A method of combining this embodiment with a technique for increasing the process margin pertinent to the energy density of crystallization will be described below. This method is a method where the intensity distribution in the minor axis direction is not flat, but is provided with a step in the intensity distribution. The inventors of this invention have verified that the process margin can be widened by setting this step to 5-8% of the intensity.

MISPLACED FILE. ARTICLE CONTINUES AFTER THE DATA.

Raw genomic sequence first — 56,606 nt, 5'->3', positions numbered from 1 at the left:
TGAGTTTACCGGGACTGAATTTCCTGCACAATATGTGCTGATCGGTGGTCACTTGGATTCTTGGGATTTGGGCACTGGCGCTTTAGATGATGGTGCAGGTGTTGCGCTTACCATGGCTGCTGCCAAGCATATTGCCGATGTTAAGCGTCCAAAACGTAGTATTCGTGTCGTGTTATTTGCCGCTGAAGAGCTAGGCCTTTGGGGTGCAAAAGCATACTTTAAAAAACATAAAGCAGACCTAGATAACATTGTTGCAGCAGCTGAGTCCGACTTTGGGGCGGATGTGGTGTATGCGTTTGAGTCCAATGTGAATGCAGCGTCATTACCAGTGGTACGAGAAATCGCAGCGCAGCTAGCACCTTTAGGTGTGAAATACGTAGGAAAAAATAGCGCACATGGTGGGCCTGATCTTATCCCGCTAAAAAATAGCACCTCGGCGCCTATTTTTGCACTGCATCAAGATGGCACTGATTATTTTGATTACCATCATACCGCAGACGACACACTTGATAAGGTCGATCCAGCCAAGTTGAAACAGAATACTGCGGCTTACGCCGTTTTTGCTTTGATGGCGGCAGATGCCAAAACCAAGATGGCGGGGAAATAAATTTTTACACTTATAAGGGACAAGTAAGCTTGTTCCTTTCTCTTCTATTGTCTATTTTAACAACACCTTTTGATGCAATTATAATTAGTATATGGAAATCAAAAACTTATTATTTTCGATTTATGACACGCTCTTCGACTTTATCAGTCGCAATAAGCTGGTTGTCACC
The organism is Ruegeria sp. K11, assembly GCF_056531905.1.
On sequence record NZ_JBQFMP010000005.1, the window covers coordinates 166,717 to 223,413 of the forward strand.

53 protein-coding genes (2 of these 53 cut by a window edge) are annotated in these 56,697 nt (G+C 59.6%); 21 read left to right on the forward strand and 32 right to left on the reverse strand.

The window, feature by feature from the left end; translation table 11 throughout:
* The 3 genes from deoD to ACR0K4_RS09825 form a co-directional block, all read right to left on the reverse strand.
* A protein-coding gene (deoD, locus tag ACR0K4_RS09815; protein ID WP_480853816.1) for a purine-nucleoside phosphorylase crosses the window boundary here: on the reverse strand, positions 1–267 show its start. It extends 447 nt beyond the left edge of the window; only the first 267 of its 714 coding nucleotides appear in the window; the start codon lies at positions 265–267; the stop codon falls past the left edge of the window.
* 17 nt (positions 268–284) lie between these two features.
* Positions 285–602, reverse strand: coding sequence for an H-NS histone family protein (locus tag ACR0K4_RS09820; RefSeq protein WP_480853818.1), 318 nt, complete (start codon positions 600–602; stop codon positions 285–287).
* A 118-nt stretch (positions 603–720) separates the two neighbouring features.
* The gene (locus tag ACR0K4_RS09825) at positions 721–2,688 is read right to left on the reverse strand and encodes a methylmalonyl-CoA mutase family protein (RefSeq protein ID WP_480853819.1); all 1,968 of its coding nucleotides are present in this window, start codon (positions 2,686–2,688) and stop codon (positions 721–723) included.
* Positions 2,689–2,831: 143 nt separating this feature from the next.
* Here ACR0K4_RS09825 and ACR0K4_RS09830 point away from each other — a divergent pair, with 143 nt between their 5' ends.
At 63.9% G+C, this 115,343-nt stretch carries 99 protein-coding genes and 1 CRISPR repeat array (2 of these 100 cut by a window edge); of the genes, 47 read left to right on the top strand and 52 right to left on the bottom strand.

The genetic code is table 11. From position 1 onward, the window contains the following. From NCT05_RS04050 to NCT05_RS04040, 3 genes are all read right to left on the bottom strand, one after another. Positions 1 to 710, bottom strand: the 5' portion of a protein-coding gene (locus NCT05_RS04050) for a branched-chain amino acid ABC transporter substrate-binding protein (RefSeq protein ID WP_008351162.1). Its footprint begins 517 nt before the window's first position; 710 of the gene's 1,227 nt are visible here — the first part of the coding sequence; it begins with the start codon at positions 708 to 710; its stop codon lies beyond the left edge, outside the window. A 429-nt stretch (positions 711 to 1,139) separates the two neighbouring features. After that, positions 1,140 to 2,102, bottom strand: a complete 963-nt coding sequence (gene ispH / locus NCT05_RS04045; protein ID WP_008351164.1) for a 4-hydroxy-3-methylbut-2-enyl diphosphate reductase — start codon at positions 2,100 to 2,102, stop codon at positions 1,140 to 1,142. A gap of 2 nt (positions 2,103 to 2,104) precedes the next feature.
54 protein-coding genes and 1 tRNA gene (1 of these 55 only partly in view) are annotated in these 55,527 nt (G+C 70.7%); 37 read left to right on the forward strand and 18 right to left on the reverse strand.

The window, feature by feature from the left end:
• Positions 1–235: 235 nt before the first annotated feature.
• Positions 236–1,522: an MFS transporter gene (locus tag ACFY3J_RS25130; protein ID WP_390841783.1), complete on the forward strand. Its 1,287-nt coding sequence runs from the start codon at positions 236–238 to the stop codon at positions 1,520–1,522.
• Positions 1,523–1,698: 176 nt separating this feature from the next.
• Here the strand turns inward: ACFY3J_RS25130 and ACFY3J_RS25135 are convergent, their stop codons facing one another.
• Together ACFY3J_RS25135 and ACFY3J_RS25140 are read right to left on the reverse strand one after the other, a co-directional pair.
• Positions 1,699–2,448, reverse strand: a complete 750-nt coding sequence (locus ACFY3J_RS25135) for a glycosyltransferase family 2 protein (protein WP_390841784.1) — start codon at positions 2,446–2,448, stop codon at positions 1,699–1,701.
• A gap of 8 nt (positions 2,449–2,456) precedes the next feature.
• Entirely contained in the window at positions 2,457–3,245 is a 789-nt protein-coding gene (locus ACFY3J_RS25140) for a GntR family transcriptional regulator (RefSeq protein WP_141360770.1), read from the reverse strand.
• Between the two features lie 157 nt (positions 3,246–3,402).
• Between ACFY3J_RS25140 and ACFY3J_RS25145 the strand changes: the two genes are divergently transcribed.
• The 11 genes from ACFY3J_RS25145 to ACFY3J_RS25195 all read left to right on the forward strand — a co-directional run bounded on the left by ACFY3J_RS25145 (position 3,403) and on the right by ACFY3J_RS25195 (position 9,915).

FIG. 11A is a diagram showing another example of the optical system, from the homogenizer optical system for the minor axis direction according to this invention to the primary image plane 4, inclusive. FIGS. 12A to 12C show the light intensity distribution in the optical system in FIG. 11A. In the configuration shown in FIG. 11A, a minor-axis-distribution adjusting filter 26 for adjusting the minor axis distribution is disposed at the primary image plane. By this arrangement, the initial profile is converted to a stepped profile, as shown in FIGS. 12A, 12B, and 12C. This minor-axis-distribution adjusting filter 26 is formed with coatings in such a way that the transmittance of a coating in the area 27 that allows the laser beam to be transmitted and irradiated onto the substrate firstly differs from the transmittance of a coating in the area 28 that allows the laser beam to be transmitted and irradiated onto the substrate subsequently by 5-8%, and, more specifically, the transmittance of the area 27 should be 98%, whereas the transmittance of the area 28 should be in the range 93-90%. It is preferable that the step position in the transmittance of the minor-axis-distribution adjusting filter 26 in the minor axis direction is set to a C/A value falling within a range from ¼ to ¾, as seen in FIG. 12C. FIG. 11B shows a method of combining the filter 26 and the two dog-ear removing filters 15 when using two filters.